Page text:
That was pretty cool, I wonder if you could use ioctl's to use the gpu and bypass the gpu driver completely, and whether that would be at all usable :P
No, ioctl resolves to a particular function in the driver registered to the file handle. So the driver stays in full control of communication with the GPU. It's basically a way to get around the everything-is-a-file mentality.
int (*ioctl) (struct inode *, struct file *, unsigned int, unsigned long);
The ioctl system call offers a way to issue device-specific commands (like formatting a track of a floppy disk, which is neither reading nor writing). Additionally, a few ioctl commands are recognized by the kernel without referring to the fops table. If the device doesn't offer an ioctl entry point, the system call returns an error for any request that isn't predefined (-ENOTTY, "No such ioctl for device"). If the device method returns a non-negative value, the same value is passed back to the calling program to indicate successful completion.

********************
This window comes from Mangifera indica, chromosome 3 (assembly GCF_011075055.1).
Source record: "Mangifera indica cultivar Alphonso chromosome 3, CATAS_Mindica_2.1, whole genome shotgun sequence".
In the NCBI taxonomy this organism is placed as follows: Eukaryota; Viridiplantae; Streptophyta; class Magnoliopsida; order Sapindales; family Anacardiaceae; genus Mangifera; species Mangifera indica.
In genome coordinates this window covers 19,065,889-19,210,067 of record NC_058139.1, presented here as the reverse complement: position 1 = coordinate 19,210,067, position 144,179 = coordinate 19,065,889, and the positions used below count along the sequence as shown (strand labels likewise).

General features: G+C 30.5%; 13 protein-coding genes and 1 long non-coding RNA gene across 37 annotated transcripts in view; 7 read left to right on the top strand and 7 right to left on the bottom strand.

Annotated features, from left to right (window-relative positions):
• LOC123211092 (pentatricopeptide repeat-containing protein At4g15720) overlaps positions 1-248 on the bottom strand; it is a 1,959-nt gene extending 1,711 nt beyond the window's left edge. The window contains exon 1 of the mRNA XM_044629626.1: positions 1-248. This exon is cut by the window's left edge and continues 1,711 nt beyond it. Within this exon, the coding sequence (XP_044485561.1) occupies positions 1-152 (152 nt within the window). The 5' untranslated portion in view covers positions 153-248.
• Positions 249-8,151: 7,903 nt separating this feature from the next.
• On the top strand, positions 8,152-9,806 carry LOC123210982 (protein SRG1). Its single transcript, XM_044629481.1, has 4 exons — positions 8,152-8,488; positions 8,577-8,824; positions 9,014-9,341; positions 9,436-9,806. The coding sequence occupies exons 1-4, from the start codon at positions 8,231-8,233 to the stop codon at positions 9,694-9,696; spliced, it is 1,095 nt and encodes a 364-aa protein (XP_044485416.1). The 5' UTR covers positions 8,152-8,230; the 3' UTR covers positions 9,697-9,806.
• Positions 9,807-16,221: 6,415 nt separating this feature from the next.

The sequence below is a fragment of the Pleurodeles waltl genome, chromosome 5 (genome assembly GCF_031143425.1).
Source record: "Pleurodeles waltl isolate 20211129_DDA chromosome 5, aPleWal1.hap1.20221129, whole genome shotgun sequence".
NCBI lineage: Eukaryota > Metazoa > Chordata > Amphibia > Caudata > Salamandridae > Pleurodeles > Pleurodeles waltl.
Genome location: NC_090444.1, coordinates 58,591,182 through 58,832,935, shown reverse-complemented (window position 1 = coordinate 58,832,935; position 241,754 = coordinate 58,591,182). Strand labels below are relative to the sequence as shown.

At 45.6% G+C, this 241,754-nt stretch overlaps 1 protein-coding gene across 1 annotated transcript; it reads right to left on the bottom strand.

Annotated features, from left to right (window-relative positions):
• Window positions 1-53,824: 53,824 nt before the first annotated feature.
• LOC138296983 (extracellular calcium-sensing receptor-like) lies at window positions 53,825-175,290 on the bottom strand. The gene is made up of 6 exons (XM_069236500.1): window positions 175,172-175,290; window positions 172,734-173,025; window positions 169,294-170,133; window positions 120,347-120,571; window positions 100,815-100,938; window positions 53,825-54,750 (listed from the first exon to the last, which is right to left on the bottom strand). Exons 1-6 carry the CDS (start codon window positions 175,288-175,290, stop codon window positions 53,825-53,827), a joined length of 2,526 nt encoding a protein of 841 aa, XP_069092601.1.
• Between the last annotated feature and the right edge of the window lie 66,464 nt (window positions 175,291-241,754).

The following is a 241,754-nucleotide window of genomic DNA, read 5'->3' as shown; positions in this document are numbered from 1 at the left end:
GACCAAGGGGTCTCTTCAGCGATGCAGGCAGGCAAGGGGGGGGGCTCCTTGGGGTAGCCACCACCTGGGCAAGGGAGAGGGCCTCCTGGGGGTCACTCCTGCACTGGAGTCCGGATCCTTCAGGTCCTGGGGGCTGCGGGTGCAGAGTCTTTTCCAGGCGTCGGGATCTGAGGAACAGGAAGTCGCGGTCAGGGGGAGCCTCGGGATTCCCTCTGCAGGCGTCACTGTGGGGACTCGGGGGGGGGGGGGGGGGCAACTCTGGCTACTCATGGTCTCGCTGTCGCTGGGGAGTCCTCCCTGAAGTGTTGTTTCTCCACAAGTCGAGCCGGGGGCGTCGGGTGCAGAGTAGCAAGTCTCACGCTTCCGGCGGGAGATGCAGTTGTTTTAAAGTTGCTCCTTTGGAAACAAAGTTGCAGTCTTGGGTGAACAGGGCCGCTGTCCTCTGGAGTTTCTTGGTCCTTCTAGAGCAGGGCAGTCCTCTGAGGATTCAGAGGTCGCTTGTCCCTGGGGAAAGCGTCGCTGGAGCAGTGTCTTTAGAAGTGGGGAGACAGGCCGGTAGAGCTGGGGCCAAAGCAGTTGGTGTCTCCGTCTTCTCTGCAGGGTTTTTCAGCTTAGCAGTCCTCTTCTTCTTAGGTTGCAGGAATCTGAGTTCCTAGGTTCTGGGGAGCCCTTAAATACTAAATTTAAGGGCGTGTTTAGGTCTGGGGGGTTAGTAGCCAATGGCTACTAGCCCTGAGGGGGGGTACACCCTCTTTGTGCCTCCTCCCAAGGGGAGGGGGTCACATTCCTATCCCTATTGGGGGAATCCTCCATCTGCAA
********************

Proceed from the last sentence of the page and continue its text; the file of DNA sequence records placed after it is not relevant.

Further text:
and some extra info in http://www.xml.com/ldd/chapter/book/ch05.html
if the driver doesn't understand the command you send it (the unsigned int) it just gives an error.
The only way to get direct communication with the gpu is to write your own kernel module for it to enable it from userspace.